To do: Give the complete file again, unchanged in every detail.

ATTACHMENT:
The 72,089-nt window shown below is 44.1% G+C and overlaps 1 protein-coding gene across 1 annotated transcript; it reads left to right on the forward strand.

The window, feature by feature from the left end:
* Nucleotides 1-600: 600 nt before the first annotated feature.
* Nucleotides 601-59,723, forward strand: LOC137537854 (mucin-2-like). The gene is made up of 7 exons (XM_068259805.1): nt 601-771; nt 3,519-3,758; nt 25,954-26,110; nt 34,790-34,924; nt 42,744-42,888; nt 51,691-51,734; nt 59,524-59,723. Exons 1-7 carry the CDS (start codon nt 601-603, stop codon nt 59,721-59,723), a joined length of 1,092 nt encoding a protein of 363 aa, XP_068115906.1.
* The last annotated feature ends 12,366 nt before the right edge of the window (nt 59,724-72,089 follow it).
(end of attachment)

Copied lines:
The 72,089-nt window shown below is 44.1% G+C and overlaps 1 protein-coding gene across 1 annotated transcript; it reads left to right on the forward strand.

The window, feature by feature from the left end:
* Nucleotides 1-600: 600 nt before the first annotated feature.
* Nucleotides 601-59,723, forward strand: LOC137537854 (mucin-2-like). The gene is made up of 7 exons (XM_068259805.1): nt 601-771; nt 3,519-3,758; nt 25,954-26,110; nt 34,790-34,924; nt 42,744-42,888; nt 51,691-51,734; nt 59,524-59,723. Exons 1-7 carry the CDS (start codon nt 601-603, stop codon nt 59,721-59,723), a joined length of 1,092 nt encoding a protein of 363 aa, XP_068115906.1.
* The last annotated feature ends 12,366 nt before the right edge of the window (nt 59,724-72,089 follow it).